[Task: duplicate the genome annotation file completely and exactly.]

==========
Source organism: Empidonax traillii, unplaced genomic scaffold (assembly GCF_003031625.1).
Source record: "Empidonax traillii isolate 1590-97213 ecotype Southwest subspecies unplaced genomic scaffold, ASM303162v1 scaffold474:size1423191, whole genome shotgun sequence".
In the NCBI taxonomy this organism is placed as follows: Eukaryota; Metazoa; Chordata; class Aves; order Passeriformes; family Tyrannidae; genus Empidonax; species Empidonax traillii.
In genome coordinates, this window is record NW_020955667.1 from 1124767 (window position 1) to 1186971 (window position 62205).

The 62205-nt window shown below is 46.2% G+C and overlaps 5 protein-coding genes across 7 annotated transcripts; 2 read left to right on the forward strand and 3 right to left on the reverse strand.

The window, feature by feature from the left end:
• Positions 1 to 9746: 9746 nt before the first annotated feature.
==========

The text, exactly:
Source organism: Empidonax traillii, unplaced genomic scaffold (assembly GCF_003031625.1).
Source record: "Empidonax traillii isolate 1590-97213 ecotype Southwest subspecies unplaced genomic scaffold, ASM303162v1 scaffold474:size1423191, whole genome shotgun sequence".
In the NCBI taxonomy this organism is placed as follows: Eukaryota; Metazoa; Chordata; class Aves; order Passeriformes; family Tyrannidae; genus Empidonax; species Empidonax traillii.
In genome coordinates, this window is record NW_020955667.1 from 1124767 (window position 1) to 1186971 (window position 62205).

The 62205-nt window shown below is 46.2% G+C and overlaps 5 protein-coding genes across 7 annotated transcripts; 2 read left to right on the forward strand and 3 right to left on the reverse strand.

The window, feature by feature from the left end:
• Positions 1 to 9746: 9746 nt before the first annotated feature.